With less than 500 days to go until the opening ceremony, Prime Minister Shinzo Abe told reporters he had re-appointed the "experienced" Shunichi Suzuki, who had already served as Olympics minister between 2017-2018.
"I hope Mr Suzuki... will recover trust (among the public) and lead us towards a successful Olympic and Paralympic Games," Abe told reporters.
Suzuki's appointment came after his predecessor Yoshitaka Sakurada quit late Wednesday after comments seen as disrespectful to survivors of the 2011 tsunami.
He reportedly told a political gathering that securing the re-election of a local lawmaker was more important than recovery in the area hit by the quake-triggered tsunami and nuclear meltdown that claimed more than 18,000 lives.
More than 50,000 people have not returned to their home towns following the disaster, and Japan has dubbed the 2020 Games the "Reconstruction Olympics" in a bid to showcase recovery in affected regions.
He also held the cybersecurity portfolio and became a laughing stock after he admitted he "does not use computers."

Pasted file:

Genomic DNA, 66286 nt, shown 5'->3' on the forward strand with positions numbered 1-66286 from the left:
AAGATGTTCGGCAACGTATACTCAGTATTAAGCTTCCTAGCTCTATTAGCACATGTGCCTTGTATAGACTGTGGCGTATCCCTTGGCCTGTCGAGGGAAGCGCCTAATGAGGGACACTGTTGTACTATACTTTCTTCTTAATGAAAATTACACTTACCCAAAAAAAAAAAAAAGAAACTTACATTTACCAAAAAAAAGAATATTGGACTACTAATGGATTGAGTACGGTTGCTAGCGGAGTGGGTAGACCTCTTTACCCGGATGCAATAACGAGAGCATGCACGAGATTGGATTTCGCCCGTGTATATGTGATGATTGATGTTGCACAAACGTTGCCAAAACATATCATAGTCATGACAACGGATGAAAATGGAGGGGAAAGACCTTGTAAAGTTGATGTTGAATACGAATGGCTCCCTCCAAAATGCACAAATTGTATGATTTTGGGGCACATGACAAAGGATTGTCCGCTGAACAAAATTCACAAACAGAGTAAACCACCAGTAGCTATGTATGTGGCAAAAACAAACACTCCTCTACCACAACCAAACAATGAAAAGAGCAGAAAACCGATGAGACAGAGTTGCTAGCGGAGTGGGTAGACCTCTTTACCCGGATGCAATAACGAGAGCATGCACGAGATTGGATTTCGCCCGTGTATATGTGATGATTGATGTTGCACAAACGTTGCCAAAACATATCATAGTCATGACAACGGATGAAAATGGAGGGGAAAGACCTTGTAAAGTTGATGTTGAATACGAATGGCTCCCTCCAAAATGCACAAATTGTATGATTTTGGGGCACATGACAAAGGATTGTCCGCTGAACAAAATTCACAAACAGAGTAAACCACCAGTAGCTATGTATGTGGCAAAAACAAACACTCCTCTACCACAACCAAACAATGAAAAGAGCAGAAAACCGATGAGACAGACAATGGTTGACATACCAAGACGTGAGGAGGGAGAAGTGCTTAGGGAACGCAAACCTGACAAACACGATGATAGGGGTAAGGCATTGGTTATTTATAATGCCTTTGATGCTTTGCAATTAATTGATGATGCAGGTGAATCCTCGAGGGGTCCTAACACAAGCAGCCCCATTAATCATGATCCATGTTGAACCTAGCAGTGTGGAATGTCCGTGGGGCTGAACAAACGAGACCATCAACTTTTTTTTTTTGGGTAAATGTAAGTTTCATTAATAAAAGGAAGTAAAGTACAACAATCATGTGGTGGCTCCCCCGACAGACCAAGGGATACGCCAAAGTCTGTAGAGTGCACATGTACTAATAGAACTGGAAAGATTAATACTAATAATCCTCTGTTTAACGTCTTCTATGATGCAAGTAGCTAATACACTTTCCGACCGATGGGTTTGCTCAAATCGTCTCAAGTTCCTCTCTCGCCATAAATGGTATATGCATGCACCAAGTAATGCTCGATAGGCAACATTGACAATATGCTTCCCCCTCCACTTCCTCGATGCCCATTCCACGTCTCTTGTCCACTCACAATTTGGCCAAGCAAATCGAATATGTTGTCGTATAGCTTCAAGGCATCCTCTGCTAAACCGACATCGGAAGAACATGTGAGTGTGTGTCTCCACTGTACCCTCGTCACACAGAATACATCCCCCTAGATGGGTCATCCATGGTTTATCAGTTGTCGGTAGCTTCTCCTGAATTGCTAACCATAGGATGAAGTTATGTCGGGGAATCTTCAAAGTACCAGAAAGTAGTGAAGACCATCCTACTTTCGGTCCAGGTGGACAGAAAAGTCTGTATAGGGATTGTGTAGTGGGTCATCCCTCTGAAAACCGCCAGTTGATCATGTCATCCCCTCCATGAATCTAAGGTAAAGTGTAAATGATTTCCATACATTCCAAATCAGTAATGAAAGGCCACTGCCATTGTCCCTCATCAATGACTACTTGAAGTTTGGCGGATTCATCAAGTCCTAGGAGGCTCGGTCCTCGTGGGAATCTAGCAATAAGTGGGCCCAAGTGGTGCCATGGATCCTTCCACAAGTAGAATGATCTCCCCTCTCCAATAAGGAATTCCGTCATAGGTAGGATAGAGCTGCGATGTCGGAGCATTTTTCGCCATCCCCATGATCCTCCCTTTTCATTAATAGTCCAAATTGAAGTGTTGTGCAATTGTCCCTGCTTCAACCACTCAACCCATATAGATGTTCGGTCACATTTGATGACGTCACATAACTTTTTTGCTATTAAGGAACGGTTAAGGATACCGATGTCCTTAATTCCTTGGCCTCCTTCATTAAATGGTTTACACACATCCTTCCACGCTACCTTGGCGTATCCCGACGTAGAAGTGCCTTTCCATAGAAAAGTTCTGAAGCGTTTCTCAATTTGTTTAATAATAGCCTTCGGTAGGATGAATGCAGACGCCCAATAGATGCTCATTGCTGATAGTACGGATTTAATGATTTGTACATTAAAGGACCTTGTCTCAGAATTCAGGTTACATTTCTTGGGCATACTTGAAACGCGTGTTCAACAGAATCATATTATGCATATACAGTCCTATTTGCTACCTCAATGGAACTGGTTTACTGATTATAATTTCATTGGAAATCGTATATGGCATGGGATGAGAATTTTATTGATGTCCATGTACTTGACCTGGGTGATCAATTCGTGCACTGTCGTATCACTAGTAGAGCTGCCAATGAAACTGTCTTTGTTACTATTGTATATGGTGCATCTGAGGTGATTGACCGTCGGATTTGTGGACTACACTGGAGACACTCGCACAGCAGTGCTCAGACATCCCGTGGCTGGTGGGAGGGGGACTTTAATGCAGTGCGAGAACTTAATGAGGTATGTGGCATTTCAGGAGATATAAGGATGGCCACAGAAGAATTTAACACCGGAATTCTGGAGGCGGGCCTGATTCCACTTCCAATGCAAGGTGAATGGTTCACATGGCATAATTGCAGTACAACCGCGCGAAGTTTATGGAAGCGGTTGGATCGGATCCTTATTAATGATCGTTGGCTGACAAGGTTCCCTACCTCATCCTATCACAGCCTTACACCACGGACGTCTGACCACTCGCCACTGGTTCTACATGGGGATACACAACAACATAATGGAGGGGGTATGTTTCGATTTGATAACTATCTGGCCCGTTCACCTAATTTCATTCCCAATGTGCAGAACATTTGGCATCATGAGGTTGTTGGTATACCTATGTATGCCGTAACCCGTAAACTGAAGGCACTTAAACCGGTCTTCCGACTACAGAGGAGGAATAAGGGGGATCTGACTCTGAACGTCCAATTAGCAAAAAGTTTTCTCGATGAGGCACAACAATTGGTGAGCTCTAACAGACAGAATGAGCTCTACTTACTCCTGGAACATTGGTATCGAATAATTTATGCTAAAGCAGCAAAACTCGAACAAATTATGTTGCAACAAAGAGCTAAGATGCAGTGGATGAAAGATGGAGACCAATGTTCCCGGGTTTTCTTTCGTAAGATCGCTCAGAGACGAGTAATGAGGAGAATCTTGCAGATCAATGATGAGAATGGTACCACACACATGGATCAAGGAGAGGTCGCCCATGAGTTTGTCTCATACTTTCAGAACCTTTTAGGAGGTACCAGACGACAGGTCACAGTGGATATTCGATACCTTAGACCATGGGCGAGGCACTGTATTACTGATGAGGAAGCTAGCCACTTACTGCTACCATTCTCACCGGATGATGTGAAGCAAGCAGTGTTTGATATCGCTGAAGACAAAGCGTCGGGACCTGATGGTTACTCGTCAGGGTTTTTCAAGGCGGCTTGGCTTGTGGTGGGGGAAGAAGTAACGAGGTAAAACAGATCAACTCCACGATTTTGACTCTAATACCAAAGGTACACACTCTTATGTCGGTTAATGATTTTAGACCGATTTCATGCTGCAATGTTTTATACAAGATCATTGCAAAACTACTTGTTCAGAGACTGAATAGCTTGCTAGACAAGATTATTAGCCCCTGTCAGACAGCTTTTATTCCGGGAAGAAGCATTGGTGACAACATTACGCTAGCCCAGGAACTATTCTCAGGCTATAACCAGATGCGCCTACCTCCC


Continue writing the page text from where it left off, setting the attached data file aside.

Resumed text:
In February, he was forced to apologise after suggesting that the leukaemia diagnosis of star Japanese swimmer Rikako Ikee could dampen enthusiasm for the Games.
The shock announcement of 18-year-old Ikee's diagnosis had prompted an outpouring of support in Japan, but Sakurada came under fire after responding to the news by saying: "She is a potential gold medallist... I'm really disappointed."
"When one person leads, she can boost the whole team. I am slightly worried that this type of excitement could wane," he said.
After a backlash, he sought to clarify his stance and admitted his comments had "lacked consideration."
Sakurada's resignation also came only a month after the head of Japan's Olympic Committee Tsunekazu Takeda announced he would step down from his position in June.
He also stepped down from the International Olympic Committee, after French authorities said they believed they had evidence of corruption in the awarding of the 2020 Games.
Takeda has denied any wrongdoing and said his decision to quit was related to a desire to pass the role on to a younger generation.
Japanese politicians are no strangers to foot-in-mouth gaffes.
And in 2017, he was forced to retract comments in which he cited Adolf Hitler in a bizarre reference about leaving a legacy in politics.
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